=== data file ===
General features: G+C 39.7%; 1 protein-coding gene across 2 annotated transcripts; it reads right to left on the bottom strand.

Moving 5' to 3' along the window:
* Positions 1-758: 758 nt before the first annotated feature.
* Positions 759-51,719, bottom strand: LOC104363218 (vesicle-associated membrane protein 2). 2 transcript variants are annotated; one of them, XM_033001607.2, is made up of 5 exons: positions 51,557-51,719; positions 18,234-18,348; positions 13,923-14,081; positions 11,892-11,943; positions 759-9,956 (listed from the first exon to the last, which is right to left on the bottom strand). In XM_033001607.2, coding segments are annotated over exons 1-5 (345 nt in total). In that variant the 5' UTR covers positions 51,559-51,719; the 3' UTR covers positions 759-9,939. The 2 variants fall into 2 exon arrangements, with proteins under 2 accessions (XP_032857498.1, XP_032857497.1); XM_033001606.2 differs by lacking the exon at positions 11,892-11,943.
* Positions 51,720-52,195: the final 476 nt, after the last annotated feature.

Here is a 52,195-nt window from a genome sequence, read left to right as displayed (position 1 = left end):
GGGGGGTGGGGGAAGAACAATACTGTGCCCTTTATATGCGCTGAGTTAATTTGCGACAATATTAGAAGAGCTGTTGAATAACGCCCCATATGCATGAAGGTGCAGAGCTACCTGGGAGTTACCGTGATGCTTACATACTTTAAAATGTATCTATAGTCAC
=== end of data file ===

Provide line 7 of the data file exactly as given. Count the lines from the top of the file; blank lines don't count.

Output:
GGGGGGTGGGGGAAGAACAATACTGTGCCCTTTATATGCGCTGAGTTAATTTGCGACAATATTAGAAGAGCTGTTGAATAACGCCCCATATGCATGAAGGTGCAGAGCTACCTGGGAGTTACCGTGATGCTTACATACTTTAAAATGTATCTATAGTCAC